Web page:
Free rent, cap rates and the illusion of the “market rental rate”
By John Jarvis
I am going to take a deep dive here down another rabbit hole and try to explain one of the more interesting and unusual aspects of commercial real estate. Let’s call it the “Free Rent Game.”
I am going to assume that you understand cap rates; what they are, how they function and how they exponentially super-charge the rent that tenants pay, i.e. cash flow, into the landlord’s equity. If you want to revisit a primer on cap rates, check out this article I wrote: Pennies, Nickels, Dimes and Dollars; The crazy alchemy of commercial real estate; how commercial landlords turn (your) pennies into (their) dollars.
I am also going to revisit a basic concept I have written about before, the notion that there really is no such thing as a “market rental rate” in commercial real estate. If you want a primer on this outlandish idea, check out this article I wrote: The Jarvis Value Model ©; Market pricing, the compromises we make and our insatiable quest for a great deal (aka value).
Now, with that out of the way, let’s dig in.
I negotiate real estate transactions for a living, both leases and purchases. I only represent one side of the transaction, the tenant or the owner-user buyer, aka the “space occupier,” and never the investors/landlords, which may explain why I am so fascinated by the various concessions offered by the building owners when I negotiate commercial leases. Free rent, for example.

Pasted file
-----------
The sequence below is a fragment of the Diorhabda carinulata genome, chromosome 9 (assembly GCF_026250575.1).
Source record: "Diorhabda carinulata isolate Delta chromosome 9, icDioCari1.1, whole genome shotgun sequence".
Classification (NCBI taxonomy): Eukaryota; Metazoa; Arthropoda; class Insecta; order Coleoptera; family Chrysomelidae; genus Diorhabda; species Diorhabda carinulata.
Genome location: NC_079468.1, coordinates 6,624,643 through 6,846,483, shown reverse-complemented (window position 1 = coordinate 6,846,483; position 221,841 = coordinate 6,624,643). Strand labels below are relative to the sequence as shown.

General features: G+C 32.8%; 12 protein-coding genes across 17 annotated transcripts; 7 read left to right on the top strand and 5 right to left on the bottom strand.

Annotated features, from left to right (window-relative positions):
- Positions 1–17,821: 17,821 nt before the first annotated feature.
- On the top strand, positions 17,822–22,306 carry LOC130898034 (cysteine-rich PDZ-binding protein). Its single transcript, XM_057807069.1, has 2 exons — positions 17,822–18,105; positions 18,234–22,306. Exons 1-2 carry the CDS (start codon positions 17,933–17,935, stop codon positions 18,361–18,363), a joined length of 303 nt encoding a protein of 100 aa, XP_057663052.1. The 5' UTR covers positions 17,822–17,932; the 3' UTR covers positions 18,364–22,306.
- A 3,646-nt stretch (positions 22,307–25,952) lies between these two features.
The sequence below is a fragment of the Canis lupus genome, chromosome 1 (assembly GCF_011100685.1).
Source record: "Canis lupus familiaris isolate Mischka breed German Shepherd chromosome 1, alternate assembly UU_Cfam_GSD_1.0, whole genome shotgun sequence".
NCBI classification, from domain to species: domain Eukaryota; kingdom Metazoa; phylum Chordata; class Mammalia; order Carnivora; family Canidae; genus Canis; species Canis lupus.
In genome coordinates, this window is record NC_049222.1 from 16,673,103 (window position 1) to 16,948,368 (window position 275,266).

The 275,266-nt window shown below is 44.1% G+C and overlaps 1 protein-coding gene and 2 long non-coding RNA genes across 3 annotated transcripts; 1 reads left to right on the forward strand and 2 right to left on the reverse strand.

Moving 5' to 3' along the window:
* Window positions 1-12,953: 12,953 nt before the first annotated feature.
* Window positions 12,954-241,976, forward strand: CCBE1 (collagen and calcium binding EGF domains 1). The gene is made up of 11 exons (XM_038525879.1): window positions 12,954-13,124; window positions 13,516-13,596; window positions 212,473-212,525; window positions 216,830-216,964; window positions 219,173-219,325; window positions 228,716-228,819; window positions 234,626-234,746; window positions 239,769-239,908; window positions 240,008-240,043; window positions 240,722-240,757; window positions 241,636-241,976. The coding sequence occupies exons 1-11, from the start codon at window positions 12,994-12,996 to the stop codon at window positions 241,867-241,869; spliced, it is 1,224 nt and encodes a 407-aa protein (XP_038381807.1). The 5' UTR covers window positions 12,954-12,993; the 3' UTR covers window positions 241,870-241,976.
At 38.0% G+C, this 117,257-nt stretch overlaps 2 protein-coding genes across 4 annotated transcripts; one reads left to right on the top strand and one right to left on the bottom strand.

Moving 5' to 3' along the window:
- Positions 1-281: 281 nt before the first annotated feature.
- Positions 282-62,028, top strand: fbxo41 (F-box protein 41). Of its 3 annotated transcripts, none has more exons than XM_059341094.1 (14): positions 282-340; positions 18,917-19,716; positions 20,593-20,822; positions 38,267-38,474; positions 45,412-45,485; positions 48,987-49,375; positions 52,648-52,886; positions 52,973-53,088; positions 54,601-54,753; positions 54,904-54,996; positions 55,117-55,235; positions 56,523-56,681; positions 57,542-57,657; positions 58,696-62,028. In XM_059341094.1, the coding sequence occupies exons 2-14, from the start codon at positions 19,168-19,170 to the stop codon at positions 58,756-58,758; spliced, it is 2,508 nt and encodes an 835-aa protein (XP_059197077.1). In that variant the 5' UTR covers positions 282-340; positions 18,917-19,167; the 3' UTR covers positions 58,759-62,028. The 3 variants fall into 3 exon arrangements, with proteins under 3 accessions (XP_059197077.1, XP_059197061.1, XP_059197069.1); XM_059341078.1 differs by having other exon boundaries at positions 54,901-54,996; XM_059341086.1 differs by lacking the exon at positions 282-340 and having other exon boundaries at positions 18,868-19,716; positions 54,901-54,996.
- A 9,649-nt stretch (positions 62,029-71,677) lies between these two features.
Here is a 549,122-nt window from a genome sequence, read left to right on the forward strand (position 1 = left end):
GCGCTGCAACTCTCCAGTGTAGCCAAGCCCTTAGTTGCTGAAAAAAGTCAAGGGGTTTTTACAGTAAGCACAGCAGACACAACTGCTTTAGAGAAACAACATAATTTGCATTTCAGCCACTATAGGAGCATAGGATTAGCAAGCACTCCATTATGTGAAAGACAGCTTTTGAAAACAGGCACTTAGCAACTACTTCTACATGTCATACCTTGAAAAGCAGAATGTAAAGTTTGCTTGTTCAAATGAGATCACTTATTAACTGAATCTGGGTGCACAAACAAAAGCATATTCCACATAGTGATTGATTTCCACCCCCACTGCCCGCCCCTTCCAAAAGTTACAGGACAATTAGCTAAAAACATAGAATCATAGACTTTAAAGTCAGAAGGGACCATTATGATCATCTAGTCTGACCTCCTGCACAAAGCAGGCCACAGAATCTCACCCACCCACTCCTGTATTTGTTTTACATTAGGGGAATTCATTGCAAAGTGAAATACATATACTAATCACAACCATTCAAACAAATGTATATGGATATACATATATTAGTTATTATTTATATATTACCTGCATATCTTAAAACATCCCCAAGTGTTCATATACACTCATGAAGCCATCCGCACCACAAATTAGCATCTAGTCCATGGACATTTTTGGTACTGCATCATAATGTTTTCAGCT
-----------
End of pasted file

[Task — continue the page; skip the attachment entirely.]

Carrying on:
A central tenet in economics is the idea that there is no such thing as a free lunch. In other words, there is always a price to be paid, even if that price isn’t obvious. We see this now in all things tech with the adage “If you aren’t paying for the product, you are the product!”
So what about free rent? Is it really free? Or does all that “free rent” really mean that the landlord is eating my lunch?